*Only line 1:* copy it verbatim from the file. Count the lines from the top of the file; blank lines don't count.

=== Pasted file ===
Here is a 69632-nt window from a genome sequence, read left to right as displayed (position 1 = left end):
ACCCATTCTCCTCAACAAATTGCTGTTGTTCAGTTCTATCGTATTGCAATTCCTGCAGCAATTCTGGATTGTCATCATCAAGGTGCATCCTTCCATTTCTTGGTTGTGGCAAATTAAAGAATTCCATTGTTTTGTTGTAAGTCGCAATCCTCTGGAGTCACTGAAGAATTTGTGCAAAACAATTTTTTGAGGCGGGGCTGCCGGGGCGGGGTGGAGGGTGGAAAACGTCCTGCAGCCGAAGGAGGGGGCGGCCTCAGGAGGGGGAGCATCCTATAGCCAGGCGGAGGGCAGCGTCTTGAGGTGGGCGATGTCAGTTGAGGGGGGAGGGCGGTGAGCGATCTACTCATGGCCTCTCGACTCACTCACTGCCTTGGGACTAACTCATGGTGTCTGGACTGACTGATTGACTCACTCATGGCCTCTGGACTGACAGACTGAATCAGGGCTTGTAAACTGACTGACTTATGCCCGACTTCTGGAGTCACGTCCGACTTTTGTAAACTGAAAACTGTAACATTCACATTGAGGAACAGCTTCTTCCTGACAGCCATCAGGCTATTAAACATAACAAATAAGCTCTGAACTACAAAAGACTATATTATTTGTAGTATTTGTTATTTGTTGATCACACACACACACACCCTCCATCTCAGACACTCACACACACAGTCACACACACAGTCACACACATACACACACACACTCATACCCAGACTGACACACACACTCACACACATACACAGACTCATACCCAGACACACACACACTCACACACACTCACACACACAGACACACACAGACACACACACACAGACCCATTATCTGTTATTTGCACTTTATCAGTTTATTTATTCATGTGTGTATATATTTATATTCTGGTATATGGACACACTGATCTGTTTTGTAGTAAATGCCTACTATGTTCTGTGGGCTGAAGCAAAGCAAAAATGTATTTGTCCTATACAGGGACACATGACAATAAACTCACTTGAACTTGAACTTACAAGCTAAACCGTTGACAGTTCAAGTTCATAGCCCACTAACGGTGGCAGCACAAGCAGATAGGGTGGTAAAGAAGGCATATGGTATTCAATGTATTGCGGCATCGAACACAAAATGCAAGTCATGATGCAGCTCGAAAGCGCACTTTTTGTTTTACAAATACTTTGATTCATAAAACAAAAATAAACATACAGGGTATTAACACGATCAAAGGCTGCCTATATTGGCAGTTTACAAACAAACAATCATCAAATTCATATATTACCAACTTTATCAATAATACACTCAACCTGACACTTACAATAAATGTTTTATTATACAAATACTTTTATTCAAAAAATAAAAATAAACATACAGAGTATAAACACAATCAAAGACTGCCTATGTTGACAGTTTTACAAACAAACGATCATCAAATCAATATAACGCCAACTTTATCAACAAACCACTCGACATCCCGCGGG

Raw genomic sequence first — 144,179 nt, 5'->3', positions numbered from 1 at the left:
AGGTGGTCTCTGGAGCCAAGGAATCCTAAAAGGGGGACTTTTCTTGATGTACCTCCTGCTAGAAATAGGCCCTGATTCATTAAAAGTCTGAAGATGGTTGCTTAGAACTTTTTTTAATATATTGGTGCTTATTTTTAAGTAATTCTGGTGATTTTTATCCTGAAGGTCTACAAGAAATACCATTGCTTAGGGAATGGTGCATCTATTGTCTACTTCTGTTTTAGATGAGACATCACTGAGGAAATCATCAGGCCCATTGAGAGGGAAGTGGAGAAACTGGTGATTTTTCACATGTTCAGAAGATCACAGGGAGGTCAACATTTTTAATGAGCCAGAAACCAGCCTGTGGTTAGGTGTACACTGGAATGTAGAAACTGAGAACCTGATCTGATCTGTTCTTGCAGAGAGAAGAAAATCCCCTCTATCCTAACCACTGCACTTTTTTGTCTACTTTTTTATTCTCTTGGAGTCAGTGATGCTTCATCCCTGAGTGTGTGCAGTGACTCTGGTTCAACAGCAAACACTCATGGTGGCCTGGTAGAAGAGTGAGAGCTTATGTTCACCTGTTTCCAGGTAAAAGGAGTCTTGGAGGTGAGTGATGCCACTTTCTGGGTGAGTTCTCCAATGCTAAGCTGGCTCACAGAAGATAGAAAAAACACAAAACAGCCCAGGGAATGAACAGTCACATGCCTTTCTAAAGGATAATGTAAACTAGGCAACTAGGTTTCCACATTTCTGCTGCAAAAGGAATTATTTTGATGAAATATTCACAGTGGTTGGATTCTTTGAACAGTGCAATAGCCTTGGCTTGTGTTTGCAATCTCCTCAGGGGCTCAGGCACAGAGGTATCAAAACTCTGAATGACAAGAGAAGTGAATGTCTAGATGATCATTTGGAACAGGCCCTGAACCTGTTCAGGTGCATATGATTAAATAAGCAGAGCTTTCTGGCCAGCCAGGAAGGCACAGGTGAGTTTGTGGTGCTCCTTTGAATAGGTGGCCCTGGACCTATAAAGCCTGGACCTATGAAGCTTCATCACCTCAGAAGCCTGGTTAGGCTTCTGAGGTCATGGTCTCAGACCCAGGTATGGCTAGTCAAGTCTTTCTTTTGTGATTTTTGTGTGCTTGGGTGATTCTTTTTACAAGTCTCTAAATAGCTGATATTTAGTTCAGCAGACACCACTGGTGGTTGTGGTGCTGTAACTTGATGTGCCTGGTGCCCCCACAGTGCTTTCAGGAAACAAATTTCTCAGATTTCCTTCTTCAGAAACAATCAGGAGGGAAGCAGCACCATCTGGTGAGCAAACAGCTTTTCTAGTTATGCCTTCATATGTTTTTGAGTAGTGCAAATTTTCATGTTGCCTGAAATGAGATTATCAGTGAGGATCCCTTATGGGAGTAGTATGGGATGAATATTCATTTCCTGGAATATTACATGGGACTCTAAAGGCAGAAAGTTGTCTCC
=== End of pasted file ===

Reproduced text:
Here is a 69632-nt window from a genome sequence, read left to right as displayed (position 1 = left end):